The branch protruding from a nearby tree over the narrow path by which I am sitting sways up and down. There is a monkey on it. It’s taken a momentary shelter on it with his long ape-hands, stares at me with his mouth open for a while — trying to scare me away, making a characteristic sound of a machine that has just stopped working. I back away a little, taking care so as to ensure I don’t further enrage it; trying to remind it of our old friendship. But the next moment, he is gone.
I am sitting in between two black rivulets, flowing downstream with the tardiness of tropical summer, creating their own little rasping melodies and emanating their own numbing aromas; thus corroborating the fact that we are living in an industrialized world. There’s a little park I am in; although it is not as little as I have just expressed so casually; instead, if I take all facts into consideration, it is actually one of the biggest parks in the National Capital Region. But even then, I implore you, for the sake of this exercise, consider this park to be a small one.
I wave my hands at the boy I always wave to whenever I am here. He is playing with his little sister. He is a good boy, Vriksh. I like his name a lot. He smiles back at me with a radiant smile. I am happy seeing he is happy and he is happy since I appear happy too.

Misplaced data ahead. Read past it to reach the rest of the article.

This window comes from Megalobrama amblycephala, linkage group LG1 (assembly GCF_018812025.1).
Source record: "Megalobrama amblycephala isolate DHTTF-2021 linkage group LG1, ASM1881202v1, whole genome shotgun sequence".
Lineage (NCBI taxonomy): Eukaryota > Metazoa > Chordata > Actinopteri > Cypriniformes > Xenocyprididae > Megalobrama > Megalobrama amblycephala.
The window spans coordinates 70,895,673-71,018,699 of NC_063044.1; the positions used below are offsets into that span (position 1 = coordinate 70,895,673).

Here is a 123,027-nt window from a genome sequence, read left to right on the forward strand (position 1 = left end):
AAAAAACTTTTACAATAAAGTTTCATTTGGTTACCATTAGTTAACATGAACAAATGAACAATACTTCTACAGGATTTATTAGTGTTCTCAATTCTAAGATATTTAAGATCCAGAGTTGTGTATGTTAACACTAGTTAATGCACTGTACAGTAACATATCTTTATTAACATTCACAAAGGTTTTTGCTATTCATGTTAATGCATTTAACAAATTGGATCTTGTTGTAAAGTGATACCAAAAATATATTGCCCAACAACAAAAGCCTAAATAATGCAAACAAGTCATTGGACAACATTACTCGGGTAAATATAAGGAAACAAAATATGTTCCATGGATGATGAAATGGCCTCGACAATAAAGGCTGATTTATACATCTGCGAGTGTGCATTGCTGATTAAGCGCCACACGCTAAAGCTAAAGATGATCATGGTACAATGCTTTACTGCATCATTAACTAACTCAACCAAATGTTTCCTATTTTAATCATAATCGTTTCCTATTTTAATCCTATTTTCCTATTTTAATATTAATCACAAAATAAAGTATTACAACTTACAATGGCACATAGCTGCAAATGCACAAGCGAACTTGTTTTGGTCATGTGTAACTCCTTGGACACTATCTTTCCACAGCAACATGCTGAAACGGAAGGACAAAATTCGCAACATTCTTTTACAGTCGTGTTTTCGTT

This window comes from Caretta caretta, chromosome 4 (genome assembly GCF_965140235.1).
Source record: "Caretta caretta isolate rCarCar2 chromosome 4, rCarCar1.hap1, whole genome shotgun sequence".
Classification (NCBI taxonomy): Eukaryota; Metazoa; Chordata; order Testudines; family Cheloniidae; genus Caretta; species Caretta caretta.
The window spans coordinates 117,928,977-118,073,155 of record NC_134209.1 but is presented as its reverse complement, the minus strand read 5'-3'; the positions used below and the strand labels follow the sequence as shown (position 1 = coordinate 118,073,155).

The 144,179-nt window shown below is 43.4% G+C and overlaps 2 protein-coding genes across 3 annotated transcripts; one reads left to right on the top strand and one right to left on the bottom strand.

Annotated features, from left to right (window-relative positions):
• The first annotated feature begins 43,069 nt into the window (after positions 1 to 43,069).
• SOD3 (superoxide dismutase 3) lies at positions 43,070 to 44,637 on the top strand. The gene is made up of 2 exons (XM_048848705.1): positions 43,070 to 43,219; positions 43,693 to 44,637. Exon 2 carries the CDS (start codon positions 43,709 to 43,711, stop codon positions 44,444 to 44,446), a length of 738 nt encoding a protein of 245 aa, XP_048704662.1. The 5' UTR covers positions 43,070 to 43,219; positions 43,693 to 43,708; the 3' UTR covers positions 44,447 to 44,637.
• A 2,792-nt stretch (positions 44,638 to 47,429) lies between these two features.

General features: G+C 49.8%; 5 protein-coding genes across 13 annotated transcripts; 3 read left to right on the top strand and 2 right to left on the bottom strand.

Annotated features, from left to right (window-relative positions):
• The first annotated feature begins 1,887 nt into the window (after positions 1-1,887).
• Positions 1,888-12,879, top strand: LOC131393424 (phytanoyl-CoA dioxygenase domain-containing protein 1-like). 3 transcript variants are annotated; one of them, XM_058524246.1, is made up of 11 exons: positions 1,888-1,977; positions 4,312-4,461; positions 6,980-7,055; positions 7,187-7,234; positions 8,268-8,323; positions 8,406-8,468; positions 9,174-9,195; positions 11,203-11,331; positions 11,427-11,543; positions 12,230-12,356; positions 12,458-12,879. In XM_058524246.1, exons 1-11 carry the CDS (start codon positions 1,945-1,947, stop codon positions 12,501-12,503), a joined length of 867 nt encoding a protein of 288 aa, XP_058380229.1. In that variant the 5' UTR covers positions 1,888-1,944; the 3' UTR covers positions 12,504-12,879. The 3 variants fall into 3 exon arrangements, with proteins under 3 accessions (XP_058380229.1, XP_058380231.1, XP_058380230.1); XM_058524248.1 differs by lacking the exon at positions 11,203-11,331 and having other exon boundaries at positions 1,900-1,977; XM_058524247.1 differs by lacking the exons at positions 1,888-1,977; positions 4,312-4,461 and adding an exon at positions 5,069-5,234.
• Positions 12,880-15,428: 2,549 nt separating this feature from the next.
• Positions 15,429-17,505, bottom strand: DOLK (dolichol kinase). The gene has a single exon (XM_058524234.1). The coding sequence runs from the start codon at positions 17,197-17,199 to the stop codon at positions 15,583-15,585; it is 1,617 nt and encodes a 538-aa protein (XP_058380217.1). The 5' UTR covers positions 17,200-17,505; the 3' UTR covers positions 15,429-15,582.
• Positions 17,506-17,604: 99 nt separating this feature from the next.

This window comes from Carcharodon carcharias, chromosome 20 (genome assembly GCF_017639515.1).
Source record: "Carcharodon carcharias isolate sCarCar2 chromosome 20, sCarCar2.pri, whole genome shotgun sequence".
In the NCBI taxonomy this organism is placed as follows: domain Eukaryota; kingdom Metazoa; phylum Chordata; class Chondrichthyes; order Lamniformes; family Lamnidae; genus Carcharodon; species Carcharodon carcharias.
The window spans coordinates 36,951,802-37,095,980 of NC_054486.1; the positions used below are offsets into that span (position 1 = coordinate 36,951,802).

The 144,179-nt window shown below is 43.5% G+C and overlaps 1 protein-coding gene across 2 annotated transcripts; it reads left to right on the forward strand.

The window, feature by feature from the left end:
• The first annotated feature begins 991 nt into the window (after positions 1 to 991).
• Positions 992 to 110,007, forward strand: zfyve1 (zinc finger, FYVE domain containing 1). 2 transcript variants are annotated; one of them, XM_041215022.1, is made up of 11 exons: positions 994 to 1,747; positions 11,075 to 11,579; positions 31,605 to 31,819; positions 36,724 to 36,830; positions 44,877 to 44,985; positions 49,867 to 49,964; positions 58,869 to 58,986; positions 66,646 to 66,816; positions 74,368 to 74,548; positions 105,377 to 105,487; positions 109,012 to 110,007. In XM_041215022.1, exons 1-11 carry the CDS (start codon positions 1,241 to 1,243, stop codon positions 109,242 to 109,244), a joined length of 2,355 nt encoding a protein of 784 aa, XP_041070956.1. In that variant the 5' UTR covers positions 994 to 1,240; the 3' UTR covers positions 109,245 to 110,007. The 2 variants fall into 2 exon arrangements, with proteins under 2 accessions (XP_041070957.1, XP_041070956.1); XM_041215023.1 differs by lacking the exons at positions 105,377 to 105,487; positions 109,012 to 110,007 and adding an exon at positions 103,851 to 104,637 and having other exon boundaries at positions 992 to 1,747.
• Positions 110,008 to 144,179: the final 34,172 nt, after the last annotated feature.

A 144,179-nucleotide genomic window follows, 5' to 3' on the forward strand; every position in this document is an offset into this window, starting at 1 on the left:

Once upon a time, an old African ape gave birth to another ape that could stand only on two of his legs. He stood on his legs and capping his eyebrows with his right palm, he squinted around. There were trees there; and squirrels, and animals, and birds… nothing different of any sort to get excited about. But even then he felt the inexplicable pang of a new renaissance, whose reason his brain was still unaware of; he turned his head and rotated it in all the directions. Maybe it didn’t happen in the break of a moment, but he felt there was something different about his surroundings, he felt an urge to move forward, to see what laid beyond. So he moved out; he moved out with his clan of men and women and children who had also been born of the same African ape; destroying everything that came in their way.
I am not very sad, just a little contemplative. A walk over the small bridge erected over one of the black canals takes me inside the park and has rendered me numb in the process. Do you think I am crazy, talking like this?
Yes, I am walking alone in Bandar Park, rightly named after the monkeys, the lords of this park, and I am thinking about Man and Nature.
Australopithecus to Homo erectus to home sapiens: The journey has been long. Wars, epidemics, diseases, natural disasters, and self-made disasters: man has braved them all. He knows this. But is this something to be proud of?
Yes, of course, it is. One of them explained it all too well: “The one, who is the fittest, survives.” Man is, of course, the fittest of them all, living and living and living and killing and killing and killing . Does my point need any further explanation?